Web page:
Assessing the impact of releasing exogenous hatchery-reared juveniles of Pacific Abalone, Haliotis discus

Moyoyiki Hara, Shizumasa Onoue, Nobuhiko Taniguchi

Research output: Contribution to journalArticlepeer-review

6 Citations (Scopus)

Abstract

We studied the impact of releasing exogenous hatchery-reared juveniles on populations in Pacific abalone based on 10 microsatellite loci at the population and individual level. Standard measures of genetic variation (RS and HE) for collections from Ezo-and Kuro-abalone habitats did not differ. However, samples from Ezo-and Kuro-abalone habitats, respectively, were clearly divided into genetically distinct clusters; a result that was consistent with the FST analysis. In population-assignment testing, most individuals collected from Kuro-abalone habitats, where intensive release of hatchery-reared Ezo-abalone juveniles have been carried out, were assigned to a genetically defined Kuro-abalone group, suggesting that most of exogenous hatchery-reared Ezo-abalone had difficulty reproducing successfully in Kuro-abalone habitats. However, in the warm-water sampling area stocked with the greatest number of exogenous Ezo-abalone hatchery-reared juveniles, the numbers of misassigned individuals were highest. This suggests that the reproductive contribution of stocked hatchery-reared Ezo-abalone cannot be ruled out completely. Therefore, hatchery-mediated introgression of exogenous Ezo-abalone genes into the Kuro-abalone subspecies remains a possibility. To support the goal of a genetically fit and sustainable abalone fishery, further detailed studies and evaluation of the potential impact of introgression are needed.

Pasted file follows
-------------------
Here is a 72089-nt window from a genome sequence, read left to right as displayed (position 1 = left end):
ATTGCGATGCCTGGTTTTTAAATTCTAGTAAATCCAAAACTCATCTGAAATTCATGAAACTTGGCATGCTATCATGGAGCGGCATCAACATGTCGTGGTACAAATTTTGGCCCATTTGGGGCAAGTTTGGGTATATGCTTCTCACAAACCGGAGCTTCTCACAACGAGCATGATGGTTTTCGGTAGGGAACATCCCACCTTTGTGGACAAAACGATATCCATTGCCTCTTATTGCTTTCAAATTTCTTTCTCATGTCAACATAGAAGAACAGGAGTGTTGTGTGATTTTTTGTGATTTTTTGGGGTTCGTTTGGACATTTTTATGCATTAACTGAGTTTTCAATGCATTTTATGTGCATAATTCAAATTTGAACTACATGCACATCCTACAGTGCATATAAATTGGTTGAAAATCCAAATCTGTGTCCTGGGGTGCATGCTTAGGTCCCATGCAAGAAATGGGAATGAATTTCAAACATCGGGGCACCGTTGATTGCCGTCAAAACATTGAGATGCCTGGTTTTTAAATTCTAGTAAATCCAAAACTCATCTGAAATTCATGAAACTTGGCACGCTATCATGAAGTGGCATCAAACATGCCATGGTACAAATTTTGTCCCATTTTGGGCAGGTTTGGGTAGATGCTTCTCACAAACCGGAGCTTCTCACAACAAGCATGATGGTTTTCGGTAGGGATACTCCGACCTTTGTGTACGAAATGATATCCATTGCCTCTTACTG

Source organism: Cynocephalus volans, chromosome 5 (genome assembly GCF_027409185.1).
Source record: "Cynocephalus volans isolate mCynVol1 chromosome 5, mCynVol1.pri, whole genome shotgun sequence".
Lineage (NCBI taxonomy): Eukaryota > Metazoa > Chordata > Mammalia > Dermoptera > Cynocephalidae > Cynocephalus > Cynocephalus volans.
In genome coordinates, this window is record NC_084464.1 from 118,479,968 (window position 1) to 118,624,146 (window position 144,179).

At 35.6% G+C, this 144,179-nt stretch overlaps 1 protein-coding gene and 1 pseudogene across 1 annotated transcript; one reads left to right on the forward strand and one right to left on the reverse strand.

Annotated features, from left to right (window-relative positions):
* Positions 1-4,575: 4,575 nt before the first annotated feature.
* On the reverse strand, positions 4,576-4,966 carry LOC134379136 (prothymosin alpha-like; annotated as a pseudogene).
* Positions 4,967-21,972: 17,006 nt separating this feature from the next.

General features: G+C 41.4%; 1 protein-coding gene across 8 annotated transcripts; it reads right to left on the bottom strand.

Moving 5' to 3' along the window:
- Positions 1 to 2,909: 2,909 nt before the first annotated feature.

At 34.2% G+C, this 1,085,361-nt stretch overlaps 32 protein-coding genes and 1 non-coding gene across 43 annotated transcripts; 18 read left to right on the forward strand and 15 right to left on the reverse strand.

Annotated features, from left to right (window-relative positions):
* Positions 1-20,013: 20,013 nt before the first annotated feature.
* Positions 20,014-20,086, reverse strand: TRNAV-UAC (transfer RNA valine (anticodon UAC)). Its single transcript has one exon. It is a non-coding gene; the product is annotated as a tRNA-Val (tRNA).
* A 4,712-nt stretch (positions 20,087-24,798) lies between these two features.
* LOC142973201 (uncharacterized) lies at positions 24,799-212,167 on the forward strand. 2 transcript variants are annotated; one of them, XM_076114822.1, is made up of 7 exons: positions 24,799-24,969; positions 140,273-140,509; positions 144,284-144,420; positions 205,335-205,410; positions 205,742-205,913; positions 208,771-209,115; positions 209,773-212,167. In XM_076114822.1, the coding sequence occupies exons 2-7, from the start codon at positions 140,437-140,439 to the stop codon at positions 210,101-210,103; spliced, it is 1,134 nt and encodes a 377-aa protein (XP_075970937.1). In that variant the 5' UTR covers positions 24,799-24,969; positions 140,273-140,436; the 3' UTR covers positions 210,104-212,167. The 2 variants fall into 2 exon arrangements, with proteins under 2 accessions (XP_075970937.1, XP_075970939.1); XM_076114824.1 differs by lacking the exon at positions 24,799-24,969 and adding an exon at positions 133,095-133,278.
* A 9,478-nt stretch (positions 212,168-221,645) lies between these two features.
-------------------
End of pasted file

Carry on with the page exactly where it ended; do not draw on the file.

Original languageEnglish
Pages (from-to)278-284
Number of pages7
JournalReviews in Fisheries Science
Volume16
Issue number1-3
DOIs
Publication statusPublished - 2008 Jan
Externally publishedYes

Keywords

  • Genetic relationship
  • Haliotis discus
  • Impact of stocking
  • Individual assignment
  • Microsatellite marker
  • Pacific abalone

ASJC Scopus subject areas

  • Ecology, Evolution, Behavior and Systematics
  • Aquatic Science
  • Management, Monitoring, Policy and Law

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